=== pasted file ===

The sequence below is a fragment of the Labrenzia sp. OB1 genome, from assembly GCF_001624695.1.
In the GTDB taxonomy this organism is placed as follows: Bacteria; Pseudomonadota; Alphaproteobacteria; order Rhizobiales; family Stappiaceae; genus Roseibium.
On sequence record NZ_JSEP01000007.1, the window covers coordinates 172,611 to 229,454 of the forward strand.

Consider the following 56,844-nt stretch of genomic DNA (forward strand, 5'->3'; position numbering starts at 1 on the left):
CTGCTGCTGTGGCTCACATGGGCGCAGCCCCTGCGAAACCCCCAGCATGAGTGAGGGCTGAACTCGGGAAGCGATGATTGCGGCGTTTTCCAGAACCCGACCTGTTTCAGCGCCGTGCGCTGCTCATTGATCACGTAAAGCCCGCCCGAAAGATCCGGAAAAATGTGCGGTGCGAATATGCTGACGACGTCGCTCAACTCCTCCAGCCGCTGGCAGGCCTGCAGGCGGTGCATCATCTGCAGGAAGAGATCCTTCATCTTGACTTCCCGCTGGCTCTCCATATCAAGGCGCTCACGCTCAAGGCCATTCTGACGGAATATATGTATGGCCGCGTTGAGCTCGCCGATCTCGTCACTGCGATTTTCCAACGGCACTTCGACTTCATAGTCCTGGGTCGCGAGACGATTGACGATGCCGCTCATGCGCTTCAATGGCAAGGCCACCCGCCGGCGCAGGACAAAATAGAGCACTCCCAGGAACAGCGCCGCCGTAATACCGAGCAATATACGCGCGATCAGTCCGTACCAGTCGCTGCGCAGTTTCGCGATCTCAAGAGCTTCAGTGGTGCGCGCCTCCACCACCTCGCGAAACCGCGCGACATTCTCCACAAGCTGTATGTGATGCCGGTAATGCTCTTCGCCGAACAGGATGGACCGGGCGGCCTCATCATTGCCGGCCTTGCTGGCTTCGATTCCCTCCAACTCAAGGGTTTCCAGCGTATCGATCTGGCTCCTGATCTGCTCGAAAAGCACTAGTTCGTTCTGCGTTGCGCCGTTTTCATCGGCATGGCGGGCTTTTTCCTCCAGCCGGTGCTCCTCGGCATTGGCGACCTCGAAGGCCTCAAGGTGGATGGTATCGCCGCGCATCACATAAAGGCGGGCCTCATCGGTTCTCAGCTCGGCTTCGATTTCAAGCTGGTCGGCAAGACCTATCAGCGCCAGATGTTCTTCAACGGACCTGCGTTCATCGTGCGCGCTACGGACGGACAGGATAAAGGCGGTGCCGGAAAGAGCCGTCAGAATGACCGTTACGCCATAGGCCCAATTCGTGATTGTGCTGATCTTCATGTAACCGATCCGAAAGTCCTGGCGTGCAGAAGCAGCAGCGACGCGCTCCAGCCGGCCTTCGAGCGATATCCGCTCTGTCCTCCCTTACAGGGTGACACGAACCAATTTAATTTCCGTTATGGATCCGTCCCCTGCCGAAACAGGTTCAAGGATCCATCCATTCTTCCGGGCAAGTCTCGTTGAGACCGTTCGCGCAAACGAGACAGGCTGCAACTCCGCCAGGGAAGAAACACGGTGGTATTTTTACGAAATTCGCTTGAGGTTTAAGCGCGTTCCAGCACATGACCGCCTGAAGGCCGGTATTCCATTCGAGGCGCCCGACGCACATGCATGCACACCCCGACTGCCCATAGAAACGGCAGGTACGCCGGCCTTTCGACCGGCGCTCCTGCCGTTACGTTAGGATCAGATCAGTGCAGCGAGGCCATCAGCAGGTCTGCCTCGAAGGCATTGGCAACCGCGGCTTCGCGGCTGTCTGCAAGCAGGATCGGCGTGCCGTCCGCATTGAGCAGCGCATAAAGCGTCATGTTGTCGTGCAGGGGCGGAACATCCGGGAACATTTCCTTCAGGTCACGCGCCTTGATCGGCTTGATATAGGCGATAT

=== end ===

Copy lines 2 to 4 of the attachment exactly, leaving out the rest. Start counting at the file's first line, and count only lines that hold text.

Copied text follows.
In the GTDB taxonomy this organism is placed as follows: Bacteria; Pseudomonadota; Alphaproteobacteria; order Rhizobiales; family Stappiaceae; genus Roseibium.
On sequence record NZ_JSEP01000007.1, the window covers coordinates 172,611 to 229,454 of the forward strand.

Consider the following 56,844-nt stretch of genomic DNA (forward strand, 5'->3'; position numbering starts at 1 on the left):